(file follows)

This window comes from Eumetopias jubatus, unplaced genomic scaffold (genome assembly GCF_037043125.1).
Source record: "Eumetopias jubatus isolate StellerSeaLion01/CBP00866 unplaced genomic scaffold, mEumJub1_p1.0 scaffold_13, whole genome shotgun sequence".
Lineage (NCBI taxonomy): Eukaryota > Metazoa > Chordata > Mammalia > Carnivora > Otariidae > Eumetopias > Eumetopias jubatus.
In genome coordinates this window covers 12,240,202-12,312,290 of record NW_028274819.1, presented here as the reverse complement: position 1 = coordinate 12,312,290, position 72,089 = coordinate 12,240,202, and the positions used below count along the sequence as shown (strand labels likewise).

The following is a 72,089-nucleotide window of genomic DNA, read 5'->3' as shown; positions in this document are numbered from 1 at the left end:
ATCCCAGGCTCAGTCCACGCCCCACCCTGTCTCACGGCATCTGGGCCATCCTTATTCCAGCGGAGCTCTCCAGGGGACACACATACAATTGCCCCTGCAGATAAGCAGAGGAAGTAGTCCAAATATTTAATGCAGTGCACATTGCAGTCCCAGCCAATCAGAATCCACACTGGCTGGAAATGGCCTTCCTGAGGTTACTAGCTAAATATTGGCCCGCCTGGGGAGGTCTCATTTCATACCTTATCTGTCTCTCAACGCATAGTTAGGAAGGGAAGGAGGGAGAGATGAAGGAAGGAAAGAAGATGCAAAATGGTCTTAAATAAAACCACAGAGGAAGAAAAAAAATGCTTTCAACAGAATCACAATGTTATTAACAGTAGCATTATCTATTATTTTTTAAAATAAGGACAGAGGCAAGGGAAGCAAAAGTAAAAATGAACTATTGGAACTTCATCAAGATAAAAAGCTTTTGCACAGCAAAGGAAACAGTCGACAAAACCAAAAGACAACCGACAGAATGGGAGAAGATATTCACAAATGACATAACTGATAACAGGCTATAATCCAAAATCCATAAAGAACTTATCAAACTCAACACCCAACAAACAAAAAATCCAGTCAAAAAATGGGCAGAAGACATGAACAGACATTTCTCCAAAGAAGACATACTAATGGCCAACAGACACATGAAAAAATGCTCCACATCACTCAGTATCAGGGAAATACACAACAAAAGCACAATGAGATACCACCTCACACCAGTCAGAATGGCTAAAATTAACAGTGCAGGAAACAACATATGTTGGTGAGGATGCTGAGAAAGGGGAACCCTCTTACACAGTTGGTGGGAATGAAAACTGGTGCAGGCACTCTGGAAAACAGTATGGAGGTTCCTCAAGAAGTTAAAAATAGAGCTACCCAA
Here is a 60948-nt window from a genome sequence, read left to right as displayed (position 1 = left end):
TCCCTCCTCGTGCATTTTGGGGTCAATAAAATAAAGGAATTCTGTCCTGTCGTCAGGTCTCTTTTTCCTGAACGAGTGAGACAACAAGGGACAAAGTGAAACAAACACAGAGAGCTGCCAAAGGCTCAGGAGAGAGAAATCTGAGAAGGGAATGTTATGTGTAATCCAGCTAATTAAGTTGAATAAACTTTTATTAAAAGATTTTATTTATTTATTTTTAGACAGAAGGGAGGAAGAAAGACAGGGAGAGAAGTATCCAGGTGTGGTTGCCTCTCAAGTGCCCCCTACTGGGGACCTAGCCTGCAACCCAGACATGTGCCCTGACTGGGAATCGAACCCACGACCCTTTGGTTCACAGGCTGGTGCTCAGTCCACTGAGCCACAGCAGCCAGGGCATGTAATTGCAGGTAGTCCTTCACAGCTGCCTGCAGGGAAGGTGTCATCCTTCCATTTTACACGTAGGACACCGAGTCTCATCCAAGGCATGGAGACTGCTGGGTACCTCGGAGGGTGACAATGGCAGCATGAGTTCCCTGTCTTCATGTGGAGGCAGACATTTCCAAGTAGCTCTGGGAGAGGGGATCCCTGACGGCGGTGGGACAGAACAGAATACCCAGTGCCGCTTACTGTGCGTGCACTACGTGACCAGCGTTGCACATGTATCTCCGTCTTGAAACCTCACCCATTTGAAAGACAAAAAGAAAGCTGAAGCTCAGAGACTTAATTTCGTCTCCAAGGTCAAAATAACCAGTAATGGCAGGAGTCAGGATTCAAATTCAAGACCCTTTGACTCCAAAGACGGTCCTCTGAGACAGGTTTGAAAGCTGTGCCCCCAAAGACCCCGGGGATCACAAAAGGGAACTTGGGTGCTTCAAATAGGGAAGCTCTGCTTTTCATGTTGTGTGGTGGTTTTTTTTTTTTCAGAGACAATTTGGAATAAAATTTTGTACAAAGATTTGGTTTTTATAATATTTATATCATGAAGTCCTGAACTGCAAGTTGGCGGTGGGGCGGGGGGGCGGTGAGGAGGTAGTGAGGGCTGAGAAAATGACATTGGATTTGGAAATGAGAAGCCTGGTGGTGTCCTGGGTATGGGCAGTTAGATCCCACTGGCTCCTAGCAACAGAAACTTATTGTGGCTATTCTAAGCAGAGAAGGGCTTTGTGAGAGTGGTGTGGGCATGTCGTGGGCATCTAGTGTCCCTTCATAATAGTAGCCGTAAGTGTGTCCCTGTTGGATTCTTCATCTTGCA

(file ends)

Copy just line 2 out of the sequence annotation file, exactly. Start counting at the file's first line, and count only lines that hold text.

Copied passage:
Source record: "Eumetopias jubatus isolate StellerSeaLion01/CBP00866 unplaced genomic scaffold, mEumJub1_p1.0 scaffold_13, whole genome shotgun sequence".